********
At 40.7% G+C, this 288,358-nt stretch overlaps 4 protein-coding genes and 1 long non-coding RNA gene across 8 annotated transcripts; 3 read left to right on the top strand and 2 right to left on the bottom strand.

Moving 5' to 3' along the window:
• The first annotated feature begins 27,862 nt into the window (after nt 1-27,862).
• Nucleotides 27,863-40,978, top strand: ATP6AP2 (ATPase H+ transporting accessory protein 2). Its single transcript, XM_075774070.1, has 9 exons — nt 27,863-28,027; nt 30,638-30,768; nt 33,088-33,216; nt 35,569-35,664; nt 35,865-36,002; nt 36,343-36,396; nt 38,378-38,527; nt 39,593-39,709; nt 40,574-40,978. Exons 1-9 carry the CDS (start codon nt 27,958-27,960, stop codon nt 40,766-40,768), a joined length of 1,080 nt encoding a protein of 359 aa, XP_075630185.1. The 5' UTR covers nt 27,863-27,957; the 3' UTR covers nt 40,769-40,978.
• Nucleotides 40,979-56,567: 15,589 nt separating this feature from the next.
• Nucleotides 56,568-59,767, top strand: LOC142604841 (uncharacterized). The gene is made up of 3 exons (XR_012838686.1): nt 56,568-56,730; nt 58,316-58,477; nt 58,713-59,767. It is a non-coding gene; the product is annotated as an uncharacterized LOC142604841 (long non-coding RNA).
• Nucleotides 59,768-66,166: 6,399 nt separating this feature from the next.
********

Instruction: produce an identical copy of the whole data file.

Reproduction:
At 40.7% G+C, this 288,358-nt stretch overlaps 4 protein-coding genes and 1 long non-coding RNA gene across 8 annotated transcripts; 3 read left to right on the top strand and 2 right to left on the bottom strand.

Moving 5' to 3' along the window:
• The first annotated feature begins 27,862 nt into the window (after nt 1-27,862).
• Nucleotides 27,863-40,978, top strand: ATP6AP2 (ATPase H+ transporting accessory protein 2). Its single transcript, XM_075774070.1, has 9 exons — nt 27,863-28,027; nt 30,638-30,768; nt 33,088-33,216; nt 35,569-35,664; nt 35,865-36,002; nt 36,343-36,396; nt 38,378-38,527; nt 39,593-39,709; nt 40,574-40,978. Exons 1-9 carry the CDS (start codon nt 27,958-27,960, stop codon nt 40,766-40,768), a joined length of 1,080 nt encoding a protein of 359 aa, XP_075630185.1. The 5' UTR covers nt 27,863-27,957; the 3' UTR covers nt 40,769-40,978.
• Nucleotides 40,979-56,567: 15,589 nt separating this feature from the next.
• Nucleotides 56,568-59,767, top strand: LOC142604841 (uncharacterized). The gene is made up of 3 exons (XR_012838686.1): nt 56,568-56,730; nt 58,316-58,477; nt 58,713-59,767. It is a non-coding gene; the product is annotated as an uncharacterized LOC142604841 (long non-coding RNA).
• Nucleotides 59,768-66,166: 6,399 nt separating this feature from the next.